Did you miss us? Sorry, we’ve been wandering around the desert with no human contact, food or shelter. Nava’s currently standing at the tip of the tallest sand dune with a metal clothes hanger to get reception while I type. Okay you caught us, we over exaggerated a little. Over the past three days, we’ve had the pleasure of connecting with amazing strangers who have opened up their homes, given us a ride, or loaded our pack with fresh fruits and vegetables.
Our first interesting encounter was the night before we started the Israel Hiking Trail. We found online that there is a hostel in Eilat that hosts “shvilistim” (the Hebrew word for hikers on the INT) Upon arrival, we were treated with warm coffee, sheets, towel, and a pocket-sized copy of the New Testament. The Dutch receptionist informed us of tomorrow’s schedule, “Reception will be only open at seven thirty after Bible study.” Nava asked which part of the Bible they would be studying. “John III” Nava was disappointed to find out the class was for staff only. So we went to sleep that night with a painting of Jesus Christ watching over us. If you are interested in learning about or sleeping at the Shelter Hostel, you can look them up on their website at http://www.shelterhostel.com
So far, the desert has been amazing. We finally got used to all the weight on our backs, especially difficult on the intense inclines. We trekked through the wide range of shapes and colors of the Eilat mountains. We started off in what we nicknamed “Bubble Gum Drop Mountain,” pink and purple mountains where the rocks had been rounded down by flash floods that storm through creating beautiful, smooth, swirly designs. We knew we left Candyland when we began to see razor sharp, charcoal black mountains shooting out of the ground. It reminded us of a Lord of the Rings style “Valley of Death.”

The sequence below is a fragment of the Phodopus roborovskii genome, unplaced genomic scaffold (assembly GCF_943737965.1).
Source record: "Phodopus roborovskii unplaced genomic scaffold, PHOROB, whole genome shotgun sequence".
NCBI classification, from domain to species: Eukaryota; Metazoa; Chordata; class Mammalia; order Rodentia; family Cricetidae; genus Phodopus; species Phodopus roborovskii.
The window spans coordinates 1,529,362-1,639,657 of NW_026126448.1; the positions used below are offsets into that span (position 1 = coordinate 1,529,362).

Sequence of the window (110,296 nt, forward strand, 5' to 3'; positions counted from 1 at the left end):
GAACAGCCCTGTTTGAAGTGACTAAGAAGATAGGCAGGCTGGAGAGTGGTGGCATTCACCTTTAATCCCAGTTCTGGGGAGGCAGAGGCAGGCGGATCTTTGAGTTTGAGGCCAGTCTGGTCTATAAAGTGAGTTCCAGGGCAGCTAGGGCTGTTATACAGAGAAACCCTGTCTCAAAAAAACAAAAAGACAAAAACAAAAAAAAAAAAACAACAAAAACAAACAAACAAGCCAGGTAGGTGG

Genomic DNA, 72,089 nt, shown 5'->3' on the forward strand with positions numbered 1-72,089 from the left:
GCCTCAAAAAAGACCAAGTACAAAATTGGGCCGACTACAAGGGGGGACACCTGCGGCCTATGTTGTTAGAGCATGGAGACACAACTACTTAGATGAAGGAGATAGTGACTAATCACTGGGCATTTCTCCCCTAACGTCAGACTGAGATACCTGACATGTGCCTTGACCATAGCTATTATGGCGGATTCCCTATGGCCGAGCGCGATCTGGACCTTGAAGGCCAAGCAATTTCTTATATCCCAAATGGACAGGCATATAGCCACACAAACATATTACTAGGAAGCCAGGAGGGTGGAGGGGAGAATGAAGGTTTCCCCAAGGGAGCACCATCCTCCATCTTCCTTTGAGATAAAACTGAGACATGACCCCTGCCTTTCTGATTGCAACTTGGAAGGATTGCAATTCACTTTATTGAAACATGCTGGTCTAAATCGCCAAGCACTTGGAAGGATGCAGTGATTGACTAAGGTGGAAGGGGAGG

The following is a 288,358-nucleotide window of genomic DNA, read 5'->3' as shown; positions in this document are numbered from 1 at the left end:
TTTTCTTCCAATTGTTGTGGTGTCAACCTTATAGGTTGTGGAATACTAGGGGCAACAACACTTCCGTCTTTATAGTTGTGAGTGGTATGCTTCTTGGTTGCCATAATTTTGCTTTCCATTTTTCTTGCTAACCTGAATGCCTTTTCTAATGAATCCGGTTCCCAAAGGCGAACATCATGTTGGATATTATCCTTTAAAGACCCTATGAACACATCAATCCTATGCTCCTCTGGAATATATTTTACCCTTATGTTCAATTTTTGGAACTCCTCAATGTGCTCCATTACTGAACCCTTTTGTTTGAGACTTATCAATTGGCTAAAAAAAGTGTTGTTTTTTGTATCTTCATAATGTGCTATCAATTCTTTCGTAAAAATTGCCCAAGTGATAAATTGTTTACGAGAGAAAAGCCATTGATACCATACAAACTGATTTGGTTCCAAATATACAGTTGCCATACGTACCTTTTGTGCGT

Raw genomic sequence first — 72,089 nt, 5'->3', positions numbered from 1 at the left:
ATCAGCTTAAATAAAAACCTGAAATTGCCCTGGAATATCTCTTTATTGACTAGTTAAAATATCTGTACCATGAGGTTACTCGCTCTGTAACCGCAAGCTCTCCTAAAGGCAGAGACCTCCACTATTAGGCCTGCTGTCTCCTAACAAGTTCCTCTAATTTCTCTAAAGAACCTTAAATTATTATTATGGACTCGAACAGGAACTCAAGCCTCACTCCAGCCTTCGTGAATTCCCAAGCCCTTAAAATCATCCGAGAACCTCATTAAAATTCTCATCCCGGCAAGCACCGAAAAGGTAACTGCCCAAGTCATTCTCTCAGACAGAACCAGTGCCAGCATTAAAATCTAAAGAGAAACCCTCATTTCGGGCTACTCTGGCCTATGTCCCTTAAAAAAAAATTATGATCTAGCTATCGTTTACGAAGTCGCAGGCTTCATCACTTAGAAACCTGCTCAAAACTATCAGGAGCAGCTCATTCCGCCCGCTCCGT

Yesterday, I might have gotten us a bit lost and we ended up by a main road instead of by our campsite. We made a rash decision to go out of our way and sleep by a family friend of mine at Kibbutz Lotan. We planned on leaving first thing in the morning to get back to the trail, but when we were offered to help milk goats at the break of dawn, we couldn’t resist. It was only lunchtime while Nava and I were stuffing our faces (third buffet plate anyone?) that we realized we had been brainwashed to help out in the eco-park all morning, detouring from our trail on measly day two. I guess it wasn’t all them, Nava and I were happy to lend a hand. Lotan is a Reform Kibbutz consisting of 150 unique individuals just North of Eilat. The Kibbutz is very innovative in alternative building and agriculture in order to withstand the harsh desert conditions. They are truly an example of pioneers who succeeded in making the barren desert bloom. They aspire to become a self-sustaining, permaculture based community. We slept in a mud house, played in a playground of recycled materials, and helped out in their organic gardens. As a thank you, they gave us some fresh, organic sweet potato and radish for the way. THAT WAS THE MOST DELICIOUS RADISH I EVER DID EAT! Kibbutz Lotan is a perfect example of why Israel is named The Start Up Nation. You should look them up on their website at http://www.kibbutzlotan.com.
Okay now we’re back on the path, hoping to trek through until Shabbat. Nava went on an intimate sunset walk with G-d while I set up the tent and made a nice, warm fire. For dinner we ate Sweet Potato Quinoa Dirt Soup… yum. Wonder what Nava will come up with next. Time to go to sleep. There are lots of stars out tonight, so it’s going to be chilly. How do I know that? Go to your local library and do some research! Whoever posts a comment with the right answer will win a free night stay at the Hostel in Eilat, “The Shelter,” on us. We’ll even throw in a free organic radish. Th-th-that’s all folks, good night!